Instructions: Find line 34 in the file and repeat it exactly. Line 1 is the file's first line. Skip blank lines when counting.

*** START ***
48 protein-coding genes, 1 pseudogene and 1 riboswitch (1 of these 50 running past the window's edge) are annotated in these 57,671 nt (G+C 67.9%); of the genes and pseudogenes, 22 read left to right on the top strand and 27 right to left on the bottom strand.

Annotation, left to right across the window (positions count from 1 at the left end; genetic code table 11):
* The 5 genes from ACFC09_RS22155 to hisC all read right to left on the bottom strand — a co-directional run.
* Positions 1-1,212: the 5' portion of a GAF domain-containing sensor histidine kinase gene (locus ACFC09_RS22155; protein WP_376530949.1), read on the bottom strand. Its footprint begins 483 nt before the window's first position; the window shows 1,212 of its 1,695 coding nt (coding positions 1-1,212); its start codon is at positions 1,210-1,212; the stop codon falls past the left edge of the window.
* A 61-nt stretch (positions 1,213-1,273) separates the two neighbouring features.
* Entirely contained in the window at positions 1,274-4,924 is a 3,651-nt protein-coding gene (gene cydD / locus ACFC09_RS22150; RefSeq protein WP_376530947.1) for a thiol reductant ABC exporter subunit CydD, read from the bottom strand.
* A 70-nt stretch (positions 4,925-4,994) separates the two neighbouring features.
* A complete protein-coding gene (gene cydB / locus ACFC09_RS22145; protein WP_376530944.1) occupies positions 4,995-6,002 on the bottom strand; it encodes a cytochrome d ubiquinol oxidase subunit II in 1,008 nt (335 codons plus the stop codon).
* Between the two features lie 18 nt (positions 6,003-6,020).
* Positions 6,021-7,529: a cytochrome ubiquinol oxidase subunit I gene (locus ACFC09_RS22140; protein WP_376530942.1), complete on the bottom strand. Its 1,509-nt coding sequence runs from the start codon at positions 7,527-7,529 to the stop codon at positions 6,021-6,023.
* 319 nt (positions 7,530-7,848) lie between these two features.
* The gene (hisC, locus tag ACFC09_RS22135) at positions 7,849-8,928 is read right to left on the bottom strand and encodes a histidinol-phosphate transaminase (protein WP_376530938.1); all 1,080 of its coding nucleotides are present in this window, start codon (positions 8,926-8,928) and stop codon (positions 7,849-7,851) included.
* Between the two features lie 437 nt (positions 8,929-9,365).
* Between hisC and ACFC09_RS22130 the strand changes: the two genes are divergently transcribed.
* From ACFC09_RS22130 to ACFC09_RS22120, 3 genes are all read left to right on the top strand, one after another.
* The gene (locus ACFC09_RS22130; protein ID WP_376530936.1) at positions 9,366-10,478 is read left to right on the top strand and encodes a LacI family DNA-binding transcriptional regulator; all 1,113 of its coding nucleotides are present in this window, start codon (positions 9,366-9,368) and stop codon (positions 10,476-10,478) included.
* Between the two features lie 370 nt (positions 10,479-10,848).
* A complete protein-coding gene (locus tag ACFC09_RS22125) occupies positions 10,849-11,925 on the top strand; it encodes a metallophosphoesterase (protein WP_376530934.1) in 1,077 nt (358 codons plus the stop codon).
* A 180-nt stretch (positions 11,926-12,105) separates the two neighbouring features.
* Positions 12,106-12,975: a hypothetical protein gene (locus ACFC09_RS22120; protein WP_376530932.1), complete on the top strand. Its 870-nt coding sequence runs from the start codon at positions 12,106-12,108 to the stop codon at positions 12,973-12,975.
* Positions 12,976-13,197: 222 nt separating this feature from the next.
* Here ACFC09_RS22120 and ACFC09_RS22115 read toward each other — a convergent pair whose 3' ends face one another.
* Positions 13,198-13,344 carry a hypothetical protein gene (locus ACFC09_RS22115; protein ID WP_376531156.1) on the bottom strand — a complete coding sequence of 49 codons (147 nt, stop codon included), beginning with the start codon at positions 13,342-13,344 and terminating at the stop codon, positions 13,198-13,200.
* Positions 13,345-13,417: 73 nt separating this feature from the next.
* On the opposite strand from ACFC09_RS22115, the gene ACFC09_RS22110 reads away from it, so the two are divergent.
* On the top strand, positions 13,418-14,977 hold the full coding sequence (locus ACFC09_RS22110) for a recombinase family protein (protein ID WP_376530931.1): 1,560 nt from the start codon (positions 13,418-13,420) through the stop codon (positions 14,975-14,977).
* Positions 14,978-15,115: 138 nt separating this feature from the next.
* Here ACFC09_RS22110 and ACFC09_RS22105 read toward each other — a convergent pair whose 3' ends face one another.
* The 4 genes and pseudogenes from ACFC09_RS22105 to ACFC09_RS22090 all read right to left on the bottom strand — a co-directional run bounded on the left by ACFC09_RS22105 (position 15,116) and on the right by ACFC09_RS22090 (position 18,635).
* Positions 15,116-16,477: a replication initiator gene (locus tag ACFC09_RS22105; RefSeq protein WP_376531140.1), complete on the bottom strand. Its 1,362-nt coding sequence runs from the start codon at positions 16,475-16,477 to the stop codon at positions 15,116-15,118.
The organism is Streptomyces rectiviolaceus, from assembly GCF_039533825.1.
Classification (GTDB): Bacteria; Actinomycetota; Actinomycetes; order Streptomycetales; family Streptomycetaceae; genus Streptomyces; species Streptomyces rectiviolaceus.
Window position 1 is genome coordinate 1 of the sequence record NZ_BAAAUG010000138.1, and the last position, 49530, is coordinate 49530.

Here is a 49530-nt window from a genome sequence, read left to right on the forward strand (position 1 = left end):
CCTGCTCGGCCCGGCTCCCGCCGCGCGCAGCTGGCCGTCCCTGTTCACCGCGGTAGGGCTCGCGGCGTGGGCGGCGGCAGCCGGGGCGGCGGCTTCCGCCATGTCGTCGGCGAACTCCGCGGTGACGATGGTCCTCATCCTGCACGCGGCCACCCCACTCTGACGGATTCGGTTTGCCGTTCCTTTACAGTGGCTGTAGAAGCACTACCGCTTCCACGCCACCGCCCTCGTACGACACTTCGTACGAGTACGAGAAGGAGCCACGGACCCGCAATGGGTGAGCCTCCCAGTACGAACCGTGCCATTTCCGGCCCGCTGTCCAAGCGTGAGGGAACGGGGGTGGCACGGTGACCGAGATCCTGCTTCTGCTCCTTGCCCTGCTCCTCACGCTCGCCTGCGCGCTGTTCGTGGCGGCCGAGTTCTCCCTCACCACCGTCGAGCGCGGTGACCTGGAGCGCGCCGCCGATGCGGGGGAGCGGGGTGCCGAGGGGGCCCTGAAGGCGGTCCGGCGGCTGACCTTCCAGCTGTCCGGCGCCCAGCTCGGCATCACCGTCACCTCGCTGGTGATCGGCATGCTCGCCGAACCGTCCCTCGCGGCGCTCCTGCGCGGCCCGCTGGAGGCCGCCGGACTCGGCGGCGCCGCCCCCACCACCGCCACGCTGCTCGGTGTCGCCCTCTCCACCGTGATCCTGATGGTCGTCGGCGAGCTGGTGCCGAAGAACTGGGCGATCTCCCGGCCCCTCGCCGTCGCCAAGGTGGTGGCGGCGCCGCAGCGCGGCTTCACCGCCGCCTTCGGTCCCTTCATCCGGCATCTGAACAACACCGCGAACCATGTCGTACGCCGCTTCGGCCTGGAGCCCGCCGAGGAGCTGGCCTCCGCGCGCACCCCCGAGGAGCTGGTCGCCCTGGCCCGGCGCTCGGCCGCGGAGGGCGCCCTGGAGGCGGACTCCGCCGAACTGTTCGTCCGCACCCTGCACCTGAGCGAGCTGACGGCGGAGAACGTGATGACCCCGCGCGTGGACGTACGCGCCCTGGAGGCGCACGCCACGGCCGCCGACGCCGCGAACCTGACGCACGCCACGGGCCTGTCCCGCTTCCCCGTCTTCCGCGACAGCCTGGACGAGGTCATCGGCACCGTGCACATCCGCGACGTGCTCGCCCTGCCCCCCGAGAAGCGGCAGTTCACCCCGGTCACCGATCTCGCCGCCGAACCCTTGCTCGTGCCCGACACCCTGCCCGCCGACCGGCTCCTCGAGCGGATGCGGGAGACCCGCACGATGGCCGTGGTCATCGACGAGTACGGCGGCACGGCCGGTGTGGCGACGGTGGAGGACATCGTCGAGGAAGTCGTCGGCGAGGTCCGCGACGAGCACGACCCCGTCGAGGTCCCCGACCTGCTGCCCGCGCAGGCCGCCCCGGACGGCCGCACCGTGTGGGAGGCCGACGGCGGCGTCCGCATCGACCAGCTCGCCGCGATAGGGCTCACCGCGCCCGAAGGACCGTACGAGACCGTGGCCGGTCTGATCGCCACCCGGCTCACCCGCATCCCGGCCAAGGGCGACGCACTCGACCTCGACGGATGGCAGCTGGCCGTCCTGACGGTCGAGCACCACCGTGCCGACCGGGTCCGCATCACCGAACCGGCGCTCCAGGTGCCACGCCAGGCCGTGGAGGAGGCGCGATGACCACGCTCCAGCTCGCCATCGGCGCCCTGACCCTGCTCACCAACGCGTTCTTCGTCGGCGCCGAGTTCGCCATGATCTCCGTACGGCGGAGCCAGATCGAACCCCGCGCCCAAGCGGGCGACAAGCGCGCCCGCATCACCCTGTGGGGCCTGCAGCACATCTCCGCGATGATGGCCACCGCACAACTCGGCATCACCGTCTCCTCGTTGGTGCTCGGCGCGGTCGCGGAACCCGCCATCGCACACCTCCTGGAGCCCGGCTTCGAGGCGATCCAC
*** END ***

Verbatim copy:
Here is a 49530-nt window from a genome sequence, read left to right on the forward strand (position 1 = left end):